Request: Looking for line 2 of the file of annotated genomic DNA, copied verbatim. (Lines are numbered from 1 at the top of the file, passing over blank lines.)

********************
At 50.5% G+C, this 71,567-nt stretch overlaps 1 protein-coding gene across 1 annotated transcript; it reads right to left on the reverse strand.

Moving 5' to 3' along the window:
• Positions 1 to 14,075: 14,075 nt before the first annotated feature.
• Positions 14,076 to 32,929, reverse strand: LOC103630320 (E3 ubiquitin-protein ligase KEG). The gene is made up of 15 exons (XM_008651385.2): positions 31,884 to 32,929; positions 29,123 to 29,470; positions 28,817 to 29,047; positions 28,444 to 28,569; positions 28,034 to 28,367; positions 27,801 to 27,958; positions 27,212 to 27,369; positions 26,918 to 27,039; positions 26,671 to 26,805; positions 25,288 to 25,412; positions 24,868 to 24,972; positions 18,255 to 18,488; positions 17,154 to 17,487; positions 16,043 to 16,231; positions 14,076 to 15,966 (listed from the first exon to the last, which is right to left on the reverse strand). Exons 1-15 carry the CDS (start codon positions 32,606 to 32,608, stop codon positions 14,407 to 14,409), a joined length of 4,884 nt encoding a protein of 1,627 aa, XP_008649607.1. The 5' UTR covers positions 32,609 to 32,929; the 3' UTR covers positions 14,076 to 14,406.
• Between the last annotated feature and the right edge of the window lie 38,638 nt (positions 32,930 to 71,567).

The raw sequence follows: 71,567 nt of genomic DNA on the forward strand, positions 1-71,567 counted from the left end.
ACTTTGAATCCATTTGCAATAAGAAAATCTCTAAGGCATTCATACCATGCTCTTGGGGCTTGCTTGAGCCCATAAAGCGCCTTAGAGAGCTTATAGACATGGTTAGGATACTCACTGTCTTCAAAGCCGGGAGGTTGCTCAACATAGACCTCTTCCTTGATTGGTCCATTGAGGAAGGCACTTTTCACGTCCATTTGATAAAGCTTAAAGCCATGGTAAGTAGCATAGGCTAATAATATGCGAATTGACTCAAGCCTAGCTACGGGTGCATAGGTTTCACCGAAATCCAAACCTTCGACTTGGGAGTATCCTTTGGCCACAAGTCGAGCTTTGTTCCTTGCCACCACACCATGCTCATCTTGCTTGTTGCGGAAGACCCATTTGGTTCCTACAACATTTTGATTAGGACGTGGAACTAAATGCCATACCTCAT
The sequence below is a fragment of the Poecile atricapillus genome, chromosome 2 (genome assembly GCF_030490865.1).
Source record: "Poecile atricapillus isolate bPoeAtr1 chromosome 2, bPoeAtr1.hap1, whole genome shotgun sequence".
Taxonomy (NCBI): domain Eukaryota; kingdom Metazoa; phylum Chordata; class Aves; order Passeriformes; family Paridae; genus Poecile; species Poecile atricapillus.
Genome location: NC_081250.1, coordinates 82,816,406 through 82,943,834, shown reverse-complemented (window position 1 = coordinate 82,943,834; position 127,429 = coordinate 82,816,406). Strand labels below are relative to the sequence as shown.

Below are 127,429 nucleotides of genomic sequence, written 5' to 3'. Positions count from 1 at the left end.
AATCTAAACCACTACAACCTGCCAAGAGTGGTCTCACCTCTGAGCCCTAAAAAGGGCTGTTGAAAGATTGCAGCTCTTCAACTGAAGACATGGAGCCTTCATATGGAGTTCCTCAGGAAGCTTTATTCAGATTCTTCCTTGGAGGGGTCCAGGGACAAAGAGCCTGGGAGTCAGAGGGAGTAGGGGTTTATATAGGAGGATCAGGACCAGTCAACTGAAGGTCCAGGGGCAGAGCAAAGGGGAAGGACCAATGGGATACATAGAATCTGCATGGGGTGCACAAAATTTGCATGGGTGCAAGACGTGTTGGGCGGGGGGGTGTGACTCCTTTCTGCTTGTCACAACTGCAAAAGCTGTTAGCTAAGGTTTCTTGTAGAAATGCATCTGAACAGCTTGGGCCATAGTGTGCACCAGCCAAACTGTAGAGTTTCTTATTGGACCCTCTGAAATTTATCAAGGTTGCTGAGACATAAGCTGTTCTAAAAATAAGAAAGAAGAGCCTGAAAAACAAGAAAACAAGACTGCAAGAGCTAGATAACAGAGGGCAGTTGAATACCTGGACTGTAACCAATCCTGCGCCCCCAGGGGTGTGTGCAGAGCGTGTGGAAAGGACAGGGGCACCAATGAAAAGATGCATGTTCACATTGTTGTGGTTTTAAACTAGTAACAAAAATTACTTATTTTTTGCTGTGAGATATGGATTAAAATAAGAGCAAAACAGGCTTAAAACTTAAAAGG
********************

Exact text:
Moving 5' to 3' along the window: